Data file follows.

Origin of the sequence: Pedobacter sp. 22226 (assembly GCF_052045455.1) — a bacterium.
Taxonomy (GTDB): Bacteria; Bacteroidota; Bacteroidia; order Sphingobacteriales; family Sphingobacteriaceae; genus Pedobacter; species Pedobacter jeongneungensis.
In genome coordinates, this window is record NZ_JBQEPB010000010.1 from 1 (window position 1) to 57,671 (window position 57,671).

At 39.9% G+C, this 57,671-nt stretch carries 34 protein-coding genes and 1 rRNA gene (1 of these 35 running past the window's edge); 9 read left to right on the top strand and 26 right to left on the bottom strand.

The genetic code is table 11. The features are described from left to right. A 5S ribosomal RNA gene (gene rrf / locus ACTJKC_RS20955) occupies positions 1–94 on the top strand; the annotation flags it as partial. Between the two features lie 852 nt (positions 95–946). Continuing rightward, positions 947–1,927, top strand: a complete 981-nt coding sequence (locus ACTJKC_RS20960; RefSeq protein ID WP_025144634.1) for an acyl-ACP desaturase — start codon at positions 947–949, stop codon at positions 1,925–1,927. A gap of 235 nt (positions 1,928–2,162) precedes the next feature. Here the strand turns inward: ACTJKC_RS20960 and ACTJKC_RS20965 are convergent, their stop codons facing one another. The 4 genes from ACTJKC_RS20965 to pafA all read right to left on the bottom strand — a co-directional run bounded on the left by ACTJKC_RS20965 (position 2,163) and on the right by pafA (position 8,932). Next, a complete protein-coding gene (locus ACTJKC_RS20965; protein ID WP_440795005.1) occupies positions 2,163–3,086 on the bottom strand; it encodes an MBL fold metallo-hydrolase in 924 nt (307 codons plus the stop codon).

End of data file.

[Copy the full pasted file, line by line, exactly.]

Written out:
Origin of the sequence: Pedobacter sp. 22226 (assembly GCF_052045455.1) — a bacterium.
Taxonomy (GTDB): Bacteria; Bacteroidota; Bacteroidia; order Sphingobacteriales; family Sphingobacteriaceae; genus Pedobacter; species Pedobacter jeongneungensis.
In genome coordinates, this window is record NZ_JBQEPB010000010.1 from 1 (window position 1) to 57,671 (window position 57,671).

At 39.9% G+C, this 57,671-nt stretch carries 34 protein-coding genes and 1 rRNA gene (1 of these 35 running past the window's edge); 9 read left to right on the top strand and 26 right to left on the bottom strand.

The genetic code is table 11. The features are described from left to right. A 5S ribosomal RNA gene (gene rrf / locus ACTJKC_RS20955) occupies positions 1–94 on the top strand; the annotation flags it as partial. Between the two features lie 852 nt (positions 95–946). Continuing rightward, positions 947–1,927, top strand: a complete 981-nt coding sequence (locus ACTJKC_RS20960; RefSeq protein ID WP_025144634.1) for an acyl-ACP desaturase — start codon at positions 947–949, stop codon at positions 1,925–1,927. A gap of 235 nt (positions 1,928–2,162) precedes the next feature. Here the strand turns inward: ACTJKC_RS20960 and ACTJKC_RS20965 are convergent, their stop codons facing one another. The 4 genes from ACTJKC_RS20965 to pafA all read right to left on the bottom strand — a co-directional run bounded on the left by ACTJKC_RS20965 (position 2,163) and on the right by pafA (position 8,932). Next, a complete protein-coding gene (locus ACTJKC_RS20965; protein ID WP_440795005.1) occupies positions 2,163–3,086 on the bottom strand; it encodes an MBL fold metallo-hydrolase in 924 nt (307 codons plus the stop codon).